6. STAKES YOUR TENT

If there is snow, you should stake out your tent. You can make dead men out of sticks or fallen trees, use your equipment if there is no wood for stakes, stuff sacks full of snow, buried skis, snowshoes, poles, ice axes, or what have you. There is no excuse for a tent that is staked-out. If there is no snow, plenty of companies make hard tent stakes meant to push through frozen ground, either out of titanium, steel, or aluminum.

7. INSULATE THE FLOOR

Two layers on the bottom are worth one on the top. You lose tones of heat through conductive heat loss on the ground, so winter is no time to skimp on your sleeping pad. Make sure you have one with an r value of four or more, plus, throw a closed cell foam pad underneath. I like to lay down a bed of balsam boughs, as Native people did for so many centuries, to carpet the ground below the tent. Cardboard works well, better a 10$ exercise mat from Wal-Mart plus Duck insulation, you have the r value of a several dollar mat.

8. BOOT LINERS IN THE SLEEPING BAG

Use boots with removable liners, I put those liners at the bottom of my sleeping bag to keep them warm. I do the same with mittens and hat. If you only have single layer boots, put them in a waterproof sack at the bottom of your sleeping bag.

9. CANDLELIGHT CAMPING

A safely hung candle lantern inside of your tent (far enough of anything so as it is not a fire hazard) does wonders to both warm your tent and reduce condensation. A towel for scraping off condensation is always a bonus.

10. LITHIUM BATTERIES

Please use lithium batteries in all your winter electronics. Lithium performs butter in colder temperatures than alkaline or NiMh batteries, they last three times as long, and have a flat decay curve.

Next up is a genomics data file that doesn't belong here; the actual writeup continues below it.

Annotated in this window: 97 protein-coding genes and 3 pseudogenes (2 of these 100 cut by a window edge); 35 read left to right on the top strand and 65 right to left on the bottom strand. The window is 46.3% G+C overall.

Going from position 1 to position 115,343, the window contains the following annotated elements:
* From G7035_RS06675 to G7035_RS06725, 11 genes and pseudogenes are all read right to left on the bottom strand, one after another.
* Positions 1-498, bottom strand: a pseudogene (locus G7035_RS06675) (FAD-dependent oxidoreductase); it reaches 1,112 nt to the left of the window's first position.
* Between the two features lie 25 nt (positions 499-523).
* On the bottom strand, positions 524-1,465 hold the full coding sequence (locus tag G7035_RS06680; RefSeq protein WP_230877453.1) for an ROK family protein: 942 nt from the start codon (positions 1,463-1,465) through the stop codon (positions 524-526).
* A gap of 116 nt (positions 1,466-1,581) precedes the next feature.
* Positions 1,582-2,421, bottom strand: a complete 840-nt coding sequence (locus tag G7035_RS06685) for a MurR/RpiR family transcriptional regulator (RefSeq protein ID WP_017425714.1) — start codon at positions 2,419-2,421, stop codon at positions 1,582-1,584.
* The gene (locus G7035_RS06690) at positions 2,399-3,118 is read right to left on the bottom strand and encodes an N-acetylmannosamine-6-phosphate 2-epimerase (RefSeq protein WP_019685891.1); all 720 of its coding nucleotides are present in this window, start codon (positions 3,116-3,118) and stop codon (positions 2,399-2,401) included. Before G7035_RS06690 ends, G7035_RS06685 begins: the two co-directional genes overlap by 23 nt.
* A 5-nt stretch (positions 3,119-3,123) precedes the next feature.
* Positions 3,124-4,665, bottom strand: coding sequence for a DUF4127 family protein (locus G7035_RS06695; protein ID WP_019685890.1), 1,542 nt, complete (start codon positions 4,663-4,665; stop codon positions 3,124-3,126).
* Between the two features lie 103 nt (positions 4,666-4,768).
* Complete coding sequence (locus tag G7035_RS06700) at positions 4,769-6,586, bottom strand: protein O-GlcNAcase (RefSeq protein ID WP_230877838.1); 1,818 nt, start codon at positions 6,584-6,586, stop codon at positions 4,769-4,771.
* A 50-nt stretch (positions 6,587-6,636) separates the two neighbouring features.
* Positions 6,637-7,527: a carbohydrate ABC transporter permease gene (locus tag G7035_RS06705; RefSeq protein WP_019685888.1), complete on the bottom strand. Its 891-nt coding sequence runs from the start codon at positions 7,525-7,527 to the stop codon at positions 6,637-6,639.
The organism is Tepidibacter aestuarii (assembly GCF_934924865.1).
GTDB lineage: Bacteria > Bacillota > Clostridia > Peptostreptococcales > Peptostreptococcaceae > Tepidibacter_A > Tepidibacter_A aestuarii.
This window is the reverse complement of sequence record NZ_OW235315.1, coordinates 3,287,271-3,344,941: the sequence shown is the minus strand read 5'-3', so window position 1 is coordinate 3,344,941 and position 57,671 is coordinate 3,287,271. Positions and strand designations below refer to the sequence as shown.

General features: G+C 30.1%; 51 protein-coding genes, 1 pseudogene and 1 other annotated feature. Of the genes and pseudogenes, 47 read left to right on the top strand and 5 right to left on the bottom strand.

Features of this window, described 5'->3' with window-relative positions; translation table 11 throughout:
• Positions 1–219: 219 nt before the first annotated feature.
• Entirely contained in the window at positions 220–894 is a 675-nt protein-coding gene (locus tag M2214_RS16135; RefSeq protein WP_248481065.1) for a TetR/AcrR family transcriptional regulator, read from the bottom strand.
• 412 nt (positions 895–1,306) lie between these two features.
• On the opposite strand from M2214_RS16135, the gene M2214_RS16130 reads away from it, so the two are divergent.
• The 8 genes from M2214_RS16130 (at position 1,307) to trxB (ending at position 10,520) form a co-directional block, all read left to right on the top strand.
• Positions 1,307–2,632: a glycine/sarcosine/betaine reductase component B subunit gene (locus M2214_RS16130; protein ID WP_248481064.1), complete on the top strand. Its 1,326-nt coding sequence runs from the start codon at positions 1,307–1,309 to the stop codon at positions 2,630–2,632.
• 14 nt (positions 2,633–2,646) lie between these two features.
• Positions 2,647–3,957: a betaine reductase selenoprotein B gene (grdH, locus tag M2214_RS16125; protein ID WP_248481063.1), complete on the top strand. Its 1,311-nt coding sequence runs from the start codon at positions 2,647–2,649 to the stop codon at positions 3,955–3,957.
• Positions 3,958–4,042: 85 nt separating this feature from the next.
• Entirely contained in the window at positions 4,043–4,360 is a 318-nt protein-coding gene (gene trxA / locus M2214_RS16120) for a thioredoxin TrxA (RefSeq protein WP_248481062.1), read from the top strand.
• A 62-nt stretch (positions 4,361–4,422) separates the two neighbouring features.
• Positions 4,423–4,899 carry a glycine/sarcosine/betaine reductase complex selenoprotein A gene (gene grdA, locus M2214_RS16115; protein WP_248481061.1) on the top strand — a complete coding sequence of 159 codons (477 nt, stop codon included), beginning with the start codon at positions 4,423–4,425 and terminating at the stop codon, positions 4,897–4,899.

11. NUMBER 2

In the summer, comfy leaves or Soft River stones are easy to find, but in the winter they’re few and far between. The best readily found alternative is just plain old snow. It’s effective and leaves behind little residue. If you do bring TP, please either pack it out or burn it to keep our forest clean in the spring.

12. VASELINE

Cover exposed skin in Vaseline or animal fats. Inuit have been doing this for years, simply slather any exposed skin, your face, ears, neck, wrists, or hands in a thick oil and they’ll be less prone to windburn and frostbite.

13. RESPECT THE WEATHER FORECAST.

It would be disappointing to have to change your plans once there, since winter camping can be truly miserable in bad weather. If you camp in the mountains, please pay attention to avalanche warnings and where you put your camp site.

14. USE A SLED TO CARRIE YOUR GEAR.

The snow can be used at your advantage! It is much easier to pull than to carry all the extra gear required by winter camping on your back. Once you get the strap properly across your chest, it’s easy to move a lot of weight.

15. DON’T GO ALONE.

You should always camp with someone else in the winter, emergencies accidents can happen. Always leave behind a detailed trip plan and do not deviate from that plan.

16. MAKE SURE YOU HAVE A GOOD SURVIVAL KIT

Map and compass, sun protection (sunglasses and sunscreen), extra clothing, headlamp and flashlight, first-aid supplies, a fire kit (waterproof matches/lighter/candles/tinder), tools like a good knife, axe and saw, extra food, extra water, emergency shelter la a tarp or emergency blanket.

And, of course, ALWAYS remember to Leave No Trace of your presence when you leave!


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One thought on “16 WINTER CAMPING TIPS

  • Centos VPS

    I agree winter camping is a great activity for scouts to take part in. I also believe like all things in scouting having well trained leaders make these activities possible as well as safe. The problem in my council is that this training is not only not available but specifically forbidden. How do we get around this problem?